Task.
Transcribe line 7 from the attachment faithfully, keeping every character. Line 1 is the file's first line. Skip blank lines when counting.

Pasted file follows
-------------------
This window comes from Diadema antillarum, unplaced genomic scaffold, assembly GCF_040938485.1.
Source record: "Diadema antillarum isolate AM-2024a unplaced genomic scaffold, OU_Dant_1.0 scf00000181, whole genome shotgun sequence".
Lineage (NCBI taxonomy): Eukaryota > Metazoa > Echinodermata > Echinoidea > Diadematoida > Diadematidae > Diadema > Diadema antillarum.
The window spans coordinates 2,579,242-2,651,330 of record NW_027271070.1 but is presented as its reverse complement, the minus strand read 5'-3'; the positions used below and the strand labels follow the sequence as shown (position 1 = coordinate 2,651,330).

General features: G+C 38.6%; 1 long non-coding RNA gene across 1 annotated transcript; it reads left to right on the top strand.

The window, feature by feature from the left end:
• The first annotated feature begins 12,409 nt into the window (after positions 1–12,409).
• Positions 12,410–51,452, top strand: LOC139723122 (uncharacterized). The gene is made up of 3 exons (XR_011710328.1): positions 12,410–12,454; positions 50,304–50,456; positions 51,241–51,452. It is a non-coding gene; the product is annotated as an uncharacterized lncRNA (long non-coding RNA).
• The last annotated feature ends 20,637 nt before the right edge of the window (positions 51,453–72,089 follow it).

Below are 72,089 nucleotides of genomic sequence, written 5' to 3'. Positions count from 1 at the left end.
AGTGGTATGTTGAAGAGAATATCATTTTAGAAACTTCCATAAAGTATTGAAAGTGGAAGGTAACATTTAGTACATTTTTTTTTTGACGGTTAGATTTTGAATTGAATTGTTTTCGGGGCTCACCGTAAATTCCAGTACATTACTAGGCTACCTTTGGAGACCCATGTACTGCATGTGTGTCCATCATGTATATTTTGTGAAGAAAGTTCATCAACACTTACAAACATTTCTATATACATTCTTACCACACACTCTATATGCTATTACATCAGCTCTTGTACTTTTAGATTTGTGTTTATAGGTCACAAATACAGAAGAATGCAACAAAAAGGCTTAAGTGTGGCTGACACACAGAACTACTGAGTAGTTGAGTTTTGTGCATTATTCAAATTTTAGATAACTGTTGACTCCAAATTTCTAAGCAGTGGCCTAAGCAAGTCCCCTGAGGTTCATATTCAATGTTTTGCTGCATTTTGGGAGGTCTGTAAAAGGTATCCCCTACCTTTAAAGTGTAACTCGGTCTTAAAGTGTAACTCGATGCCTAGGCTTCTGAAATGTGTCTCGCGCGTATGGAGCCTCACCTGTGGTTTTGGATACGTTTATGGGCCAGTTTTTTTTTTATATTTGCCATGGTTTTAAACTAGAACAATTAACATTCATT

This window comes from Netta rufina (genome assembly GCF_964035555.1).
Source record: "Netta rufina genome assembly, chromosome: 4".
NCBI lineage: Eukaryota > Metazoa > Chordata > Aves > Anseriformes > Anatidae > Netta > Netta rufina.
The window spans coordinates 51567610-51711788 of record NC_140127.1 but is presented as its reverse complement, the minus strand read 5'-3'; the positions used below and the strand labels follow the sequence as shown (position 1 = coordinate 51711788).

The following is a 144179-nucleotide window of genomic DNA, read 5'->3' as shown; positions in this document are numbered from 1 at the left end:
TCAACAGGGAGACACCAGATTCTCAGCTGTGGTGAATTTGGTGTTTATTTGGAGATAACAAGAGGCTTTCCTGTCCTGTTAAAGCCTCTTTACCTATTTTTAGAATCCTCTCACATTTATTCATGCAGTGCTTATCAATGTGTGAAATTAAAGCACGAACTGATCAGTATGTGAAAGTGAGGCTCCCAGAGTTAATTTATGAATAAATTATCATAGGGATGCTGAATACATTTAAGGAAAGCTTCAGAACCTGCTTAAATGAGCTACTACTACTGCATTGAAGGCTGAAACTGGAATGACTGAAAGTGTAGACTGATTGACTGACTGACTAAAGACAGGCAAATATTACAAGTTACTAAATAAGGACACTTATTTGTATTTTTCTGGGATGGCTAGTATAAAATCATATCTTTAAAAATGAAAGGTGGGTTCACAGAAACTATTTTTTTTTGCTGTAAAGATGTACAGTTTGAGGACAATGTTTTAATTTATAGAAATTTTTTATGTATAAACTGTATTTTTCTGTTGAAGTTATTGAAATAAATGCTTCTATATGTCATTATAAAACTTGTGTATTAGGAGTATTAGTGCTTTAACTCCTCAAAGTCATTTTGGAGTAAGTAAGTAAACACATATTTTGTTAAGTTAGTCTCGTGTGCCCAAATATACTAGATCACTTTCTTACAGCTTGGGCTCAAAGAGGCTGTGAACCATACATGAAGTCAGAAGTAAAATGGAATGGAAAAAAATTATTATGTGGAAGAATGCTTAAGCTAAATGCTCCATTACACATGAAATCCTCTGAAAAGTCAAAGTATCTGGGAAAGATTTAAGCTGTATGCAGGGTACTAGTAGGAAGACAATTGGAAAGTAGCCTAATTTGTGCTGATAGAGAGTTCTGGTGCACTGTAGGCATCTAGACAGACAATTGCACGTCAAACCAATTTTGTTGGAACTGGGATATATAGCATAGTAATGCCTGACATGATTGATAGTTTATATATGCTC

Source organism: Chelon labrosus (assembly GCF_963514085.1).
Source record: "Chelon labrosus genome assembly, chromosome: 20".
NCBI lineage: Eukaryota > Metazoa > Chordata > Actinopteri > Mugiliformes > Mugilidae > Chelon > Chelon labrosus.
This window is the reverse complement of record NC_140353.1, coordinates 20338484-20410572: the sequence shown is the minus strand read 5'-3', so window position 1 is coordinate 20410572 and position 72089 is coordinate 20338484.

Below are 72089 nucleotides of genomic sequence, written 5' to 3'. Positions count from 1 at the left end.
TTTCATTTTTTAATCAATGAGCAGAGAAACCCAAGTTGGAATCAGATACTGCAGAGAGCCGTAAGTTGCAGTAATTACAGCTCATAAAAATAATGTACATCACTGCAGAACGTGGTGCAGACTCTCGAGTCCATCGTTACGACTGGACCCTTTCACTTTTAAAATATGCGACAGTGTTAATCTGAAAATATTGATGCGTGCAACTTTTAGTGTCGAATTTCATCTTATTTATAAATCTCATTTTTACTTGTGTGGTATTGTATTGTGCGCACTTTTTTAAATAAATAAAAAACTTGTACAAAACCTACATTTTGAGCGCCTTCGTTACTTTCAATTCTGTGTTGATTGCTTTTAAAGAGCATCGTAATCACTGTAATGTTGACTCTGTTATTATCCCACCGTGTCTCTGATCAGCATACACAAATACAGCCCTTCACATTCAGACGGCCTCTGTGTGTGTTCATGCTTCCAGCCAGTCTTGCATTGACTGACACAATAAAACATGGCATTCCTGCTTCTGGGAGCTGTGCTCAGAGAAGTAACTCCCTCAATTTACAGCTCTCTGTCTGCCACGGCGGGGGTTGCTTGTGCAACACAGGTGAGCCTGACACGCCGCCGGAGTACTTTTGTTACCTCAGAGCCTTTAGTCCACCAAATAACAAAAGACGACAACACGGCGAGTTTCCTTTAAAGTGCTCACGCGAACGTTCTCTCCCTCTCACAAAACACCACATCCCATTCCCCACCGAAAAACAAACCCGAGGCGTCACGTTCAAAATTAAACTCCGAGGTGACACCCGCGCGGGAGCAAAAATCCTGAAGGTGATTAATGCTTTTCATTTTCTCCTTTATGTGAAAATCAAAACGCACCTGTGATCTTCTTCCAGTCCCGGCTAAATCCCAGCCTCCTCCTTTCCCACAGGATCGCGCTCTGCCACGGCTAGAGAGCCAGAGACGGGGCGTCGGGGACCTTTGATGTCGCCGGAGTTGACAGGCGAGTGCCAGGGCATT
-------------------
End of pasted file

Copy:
• The first annotated feature begins 12,409 nt into the window (after positions 1–12,409).